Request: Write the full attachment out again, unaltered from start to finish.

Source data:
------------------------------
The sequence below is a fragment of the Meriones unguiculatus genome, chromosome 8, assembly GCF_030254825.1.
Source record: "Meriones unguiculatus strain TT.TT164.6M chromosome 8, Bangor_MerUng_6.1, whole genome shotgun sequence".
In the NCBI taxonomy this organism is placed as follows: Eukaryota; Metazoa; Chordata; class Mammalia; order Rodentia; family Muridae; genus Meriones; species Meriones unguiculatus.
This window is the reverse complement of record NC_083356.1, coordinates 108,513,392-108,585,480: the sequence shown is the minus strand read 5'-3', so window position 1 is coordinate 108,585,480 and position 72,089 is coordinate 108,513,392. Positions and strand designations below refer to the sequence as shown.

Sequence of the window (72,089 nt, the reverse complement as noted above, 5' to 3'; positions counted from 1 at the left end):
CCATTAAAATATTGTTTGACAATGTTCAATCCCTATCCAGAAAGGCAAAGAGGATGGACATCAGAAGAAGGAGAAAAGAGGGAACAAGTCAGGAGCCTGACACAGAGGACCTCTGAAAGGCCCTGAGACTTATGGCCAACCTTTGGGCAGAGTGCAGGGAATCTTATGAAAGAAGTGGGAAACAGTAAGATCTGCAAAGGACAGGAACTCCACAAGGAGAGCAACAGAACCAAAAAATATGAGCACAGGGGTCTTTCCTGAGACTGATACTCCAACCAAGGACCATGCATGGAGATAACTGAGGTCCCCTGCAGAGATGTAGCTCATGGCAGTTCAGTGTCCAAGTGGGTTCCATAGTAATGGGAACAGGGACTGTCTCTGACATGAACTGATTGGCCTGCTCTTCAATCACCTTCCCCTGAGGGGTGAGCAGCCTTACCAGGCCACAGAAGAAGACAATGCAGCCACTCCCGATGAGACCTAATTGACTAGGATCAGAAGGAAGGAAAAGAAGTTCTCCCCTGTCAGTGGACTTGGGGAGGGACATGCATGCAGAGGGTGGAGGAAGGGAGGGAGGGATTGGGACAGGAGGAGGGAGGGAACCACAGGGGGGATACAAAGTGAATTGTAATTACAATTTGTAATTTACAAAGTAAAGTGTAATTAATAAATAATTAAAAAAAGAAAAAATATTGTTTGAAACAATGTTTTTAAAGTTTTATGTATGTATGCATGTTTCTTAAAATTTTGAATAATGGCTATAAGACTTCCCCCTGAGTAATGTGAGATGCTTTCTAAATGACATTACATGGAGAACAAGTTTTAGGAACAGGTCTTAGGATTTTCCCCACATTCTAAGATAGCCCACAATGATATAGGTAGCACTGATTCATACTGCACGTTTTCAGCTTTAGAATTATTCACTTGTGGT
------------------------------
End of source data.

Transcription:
The sequence below is a fragment of the Meriones unguiculatus genome, chromosome 8, assembly GCF_030254825.1.
Source record: "Meriones unguiculatus strain TT.TT164.6M chromosome 8, Bangor_MerUng_6.1, whole genome shotgun sequence".
In the NCBI taxonomy this organism is placed as follows: Eukaryota; Metazoa; Chordata; class Mammalia; order Rodentia; family Muridae; genus Meriones; species Meriones unguiculatus.
This window is the reverse complement of record NC_083356.1, coordinates 108,513,392-108,585,480: the sequence shown is the minus strand read 5'-3', so window position 1 is coordinate 108,585,480 and position 72,089 is coordinate 108,513,392. Positions and strand designations below refer to the sequence as shown.

Sequence of the window (72,089 nt, the reverse complement as noted above, 5' to 3'; positions counted from 1 at the left end):
CCATTAAAATATTGTTTGACAATGTTCAATCCCTATCCAGAAAGGCAAAGAGGATGGACATCAGAAGAAGGAGAAAAGAGGGAACAAGTCAGGAGCCTGACACAGAGGACCTCTGAAAGGCCCTGAGACTTATGGCCAACCTTTGGGCAGAGTGCAGGGAATCTTATGAAAGAAGTGGGAAACAGTAAGATCTGCAAAGGACAGGAACTCCACAAGGAGAGCAACAGAACCAAAAAATATGAGCACAGGGGTCTTTCCTGAGACTGATACTCCAACCAAGGACCATGCATGGAGATAACTGAGGTCCCCTGCAGAGATGTAGCTCATGGCAGTTCAGTGTCCAAGTGGGTTCCATAGTAATGGGAACAGGGACTGTCTCTGACATGAACTGATTGGCCTGCTCTTCAATCACCTTCCCCTGAGGGGTGAGCAGCCTTACCAGGCCACAGAAGAAGACAATGCAGCCACTCCCGATGAGACCTAATTGACTAGGATCAGAAGGAAGGAAAAGAAGTTCTCCCCTGTCAGTGGACTTGGGGAGGGACATGCATGCAGAGGGTGGAGGAAGGGAGGGAGGGATTGGGACAGGAGGAGGGAGGGAACCACAGGGGGGATACAAAGTGAATTGTAATTACAATTTGTAATTTACAAAGTAAAGTGTAATTAATAAATAATTAAAAAAAGAAAAAATATTGTTTGAAACAATGTTTTTAAAGTTTTATGTATGTATGCATGTTTCTTAAAATTTTGAATAATGGCTATAAGACTTCCCCCTGAGTAATGTGAGATGCTTTCTAAATGACATTACATGGAGAACAAGTTTTAGGAACAGGTCTTAGGATTTTCCCCACATTCTAAGATAGCCCACAATGATATAGGTAGCACTGATTCATACTGCACGTTTTCAGCTTTAGAATTATTCACTTGTGGT